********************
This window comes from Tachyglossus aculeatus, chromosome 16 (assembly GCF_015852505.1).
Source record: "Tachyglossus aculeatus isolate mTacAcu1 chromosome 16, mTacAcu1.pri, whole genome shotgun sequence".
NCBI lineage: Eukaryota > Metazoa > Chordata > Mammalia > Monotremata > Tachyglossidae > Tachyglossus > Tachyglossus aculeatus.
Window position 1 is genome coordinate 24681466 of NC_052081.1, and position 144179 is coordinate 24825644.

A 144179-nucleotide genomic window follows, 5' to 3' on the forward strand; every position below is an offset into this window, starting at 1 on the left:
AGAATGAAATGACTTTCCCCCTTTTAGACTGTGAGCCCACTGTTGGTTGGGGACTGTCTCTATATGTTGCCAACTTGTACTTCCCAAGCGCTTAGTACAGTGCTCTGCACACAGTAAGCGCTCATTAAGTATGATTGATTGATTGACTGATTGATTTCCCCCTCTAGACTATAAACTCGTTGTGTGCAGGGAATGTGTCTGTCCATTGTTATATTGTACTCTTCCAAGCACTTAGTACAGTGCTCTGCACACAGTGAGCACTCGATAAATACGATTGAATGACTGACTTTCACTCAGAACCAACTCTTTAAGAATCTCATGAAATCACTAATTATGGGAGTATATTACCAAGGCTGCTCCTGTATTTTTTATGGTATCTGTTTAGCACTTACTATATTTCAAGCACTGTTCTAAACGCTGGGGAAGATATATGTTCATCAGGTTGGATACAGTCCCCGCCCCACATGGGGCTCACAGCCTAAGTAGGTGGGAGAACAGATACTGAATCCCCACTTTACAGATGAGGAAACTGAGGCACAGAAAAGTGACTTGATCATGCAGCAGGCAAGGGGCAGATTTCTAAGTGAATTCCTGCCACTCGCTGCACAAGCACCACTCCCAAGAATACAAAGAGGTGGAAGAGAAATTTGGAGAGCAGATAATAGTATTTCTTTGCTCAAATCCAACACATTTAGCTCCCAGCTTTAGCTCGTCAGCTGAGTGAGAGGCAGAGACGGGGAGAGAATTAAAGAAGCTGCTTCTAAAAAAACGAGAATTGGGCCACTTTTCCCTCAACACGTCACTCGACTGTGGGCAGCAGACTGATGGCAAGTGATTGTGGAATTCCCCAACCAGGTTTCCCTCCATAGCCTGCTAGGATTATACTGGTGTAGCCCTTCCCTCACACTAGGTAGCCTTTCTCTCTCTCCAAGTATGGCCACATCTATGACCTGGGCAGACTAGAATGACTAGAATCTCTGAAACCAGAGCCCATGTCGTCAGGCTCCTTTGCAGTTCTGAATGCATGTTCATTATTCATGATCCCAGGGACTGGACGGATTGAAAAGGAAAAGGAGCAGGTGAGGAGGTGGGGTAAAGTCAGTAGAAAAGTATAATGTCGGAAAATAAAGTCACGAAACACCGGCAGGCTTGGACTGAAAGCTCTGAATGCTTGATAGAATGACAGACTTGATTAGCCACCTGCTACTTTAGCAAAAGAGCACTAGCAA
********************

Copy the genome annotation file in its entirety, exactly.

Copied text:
This window comes from Tachyglossus aculeatus, chromosome 16 (assembly GCF_015852505.1).
Source record: "Tachyglossus aculeatus isolate mTacAcu1 chromosome 16, mTacAcu1.pri, whole genome shotgun sequence".
NCBI lineage: Eukaryota > Metazoa > Chordata > Mammalia > Monotremata > Tachyglossidae > Tachyglossus > Tachyglossus aculeatus.
Window position 1 is genome coordinate 24681466 of NC_052081.1, and position 144179 is coordinate 24825644.

A 144179-nucleotide genomic window follows, 5' to 3' on the forward strand; every position below is an offset into this window, starting at 1 on the left:
AGAATGAAATGACTTTCCCCCTTTTAGACTGTGAGCCCACTGTTGGTTGGGGACTGTCTCTATATGTTGCCAACTTGTACTTCCCAAGCGCTTAGTACAGTGCTCTGCACACAGTAAGCGCTCATTAAGTATGATTGATTGATTGACTGATTGATTTCCCCCTCTAGACTATAAACTCGTTGTGTGCAGGGAATGTGTCTGTCCATTGTTATATTGTACTCTTCCAAGCACTTAGTACAGTGCTCTGCACACAGTGAGCACTCGATAAATACGATTGAATGACTGACTTTCACTCAGAACCAACTCTTTAAGAATCTCATGAAATCACTAATTATGGGAGTATATTACCAAGGCTGCTCCTGTATTTTTTATGGTATCTGTTTAGCACTTACTATATTTCAAGCACTGTTCTAAACGCTGGGGAAGATATATGTTCATCAGGTTGGATACAGTCCCCGCCCCACATGGGGCTCACAGCCTAAGTAGGTGGGAGAACAGATACTGAATCCCCACTTTACAGATGAGGAAACTGAGGCACAGAAAAGTGACTTGATCATGCAGCAGGCAAGGGGCAGATTTCTAAGTGAATTCCTGCCACTCGCTGCACAAGCACCACTCCCAAGAATACAAAGAGGTGGAAGAGAAATTTGGAGAGCAGATAATAGTATTTCTTTGCTCAAATCCAACACATTTAGCTCCCAGCTTTAGCTCGTCAGCTGAGTGAGAGGCAGAGACGGGGAGAGAATTAAAGAAGCTGCTTCTAAAAAAACGAGAATTGGGCCACTTTTCCCTCAACACGTCACTCGACTGTGGGCAGCAGACTGATGGCAAGTGATTGTGGAATTCCCCAACCAGGTTTCCCTCCATAGCCTGCTAGGATTATACTGGTGTAGCCCTTCCCTCACACTAGGTAGCCTTTCTCTCTCTCCAAGTATGGCCACATCTATGACCTGGGCAGACTAGAATGACTAGAATCTCTGAAACCAGAGCCCATGTCGTCAGGCTCCTTTGCAGTTCTGAATGCATGTTCATTATTCATGATCCCAGGGACTGGACGGATTGAAAAGGAAAAGGAGCAGGTGAGGAGGTGGGGTAAAGTCAGTAGAAAAGTATAATGTCGGAAAATAAAGTCACGAAACACCGGCAGGCTTGGACTGAAAGCTCTGAATGCTTGATAGAATGACAGACTTGATTAGCCACCTGCTACTTTAGCAAAAGAGCACTAGCAA